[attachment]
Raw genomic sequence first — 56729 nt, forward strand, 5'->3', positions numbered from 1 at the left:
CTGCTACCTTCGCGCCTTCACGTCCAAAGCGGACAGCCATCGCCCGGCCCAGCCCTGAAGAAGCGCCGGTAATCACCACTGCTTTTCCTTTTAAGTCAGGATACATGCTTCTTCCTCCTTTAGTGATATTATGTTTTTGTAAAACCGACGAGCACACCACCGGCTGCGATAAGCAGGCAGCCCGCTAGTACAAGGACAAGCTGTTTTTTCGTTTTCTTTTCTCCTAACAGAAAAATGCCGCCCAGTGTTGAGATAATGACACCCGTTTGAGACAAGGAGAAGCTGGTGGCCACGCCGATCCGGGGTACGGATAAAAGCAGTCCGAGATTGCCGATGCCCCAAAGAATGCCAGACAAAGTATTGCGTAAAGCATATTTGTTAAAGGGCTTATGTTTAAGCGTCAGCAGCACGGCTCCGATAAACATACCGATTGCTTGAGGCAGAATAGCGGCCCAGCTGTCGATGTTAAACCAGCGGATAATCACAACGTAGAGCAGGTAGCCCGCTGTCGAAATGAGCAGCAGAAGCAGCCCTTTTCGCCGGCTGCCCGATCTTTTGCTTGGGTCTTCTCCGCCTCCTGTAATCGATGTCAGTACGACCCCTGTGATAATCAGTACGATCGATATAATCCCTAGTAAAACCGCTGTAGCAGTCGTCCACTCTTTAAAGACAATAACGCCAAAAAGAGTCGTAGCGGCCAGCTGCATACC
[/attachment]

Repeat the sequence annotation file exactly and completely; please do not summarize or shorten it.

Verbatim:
Raw genomic sequence first — 56729 nt, forward strand, 5'->3', positions numbered from 1 at the left:
CTGCTACCTTCGCGCCTTCACGTCCAAAGCGGACAGCCATCGCCCGGCCCAGCCCTGAAGAAGCGCCGGTAATCACCACTGCTTTTCCTTTTAAGTCAGGATACATGCTTCTTCCTCCTTTAGTGATATTATGTTTTTGTAAAACCGACGAGCACACCACCGGCTGCGATAAGCAGGCAGCCCGCTAGTACAAGGACAAGCTGTTTTTTCGTTTTCTTTTCTCCTAACAGAAAAATGCCGCCCAGTGTTGAGATAATGACACCCGTTTGAGACAAGGAGAAGCTGGTGGCCACGCCGATCCGGGGTACGGATAAAAGCAGTCCGAGATTGCCGATGCCCCAAAGAATGCCAGACAAAGTATTGCGTAAAGCATATTTGTTAAAGGGCTTATGTTTAAGCGTCAGCAGCACGGCTCCGATAAACATACCGATTGCTTGAGGCAGAATAGCGGCCCAGCTGTCGATGTTAAACCAGCGGATAATCACAACGTAGAGCAGGTAGCCCGCTGTCGAAATGAGCAGCAGAAGCAGCCCTTTTCGCCGGCTGCCCGATCTTTTGCTTGGGTCTTCTCCGCCTCCTGTAATCGATGTCAGTACGACCCCTGTGATAATCAGTACGATCGATATAATCCCTAGTAAAACCGCTGTAGCAGTCGTCCACTCTTTAAAGACAATAACGCCAAAAAGAGTCGTAGCGGCCAGCTGCATACC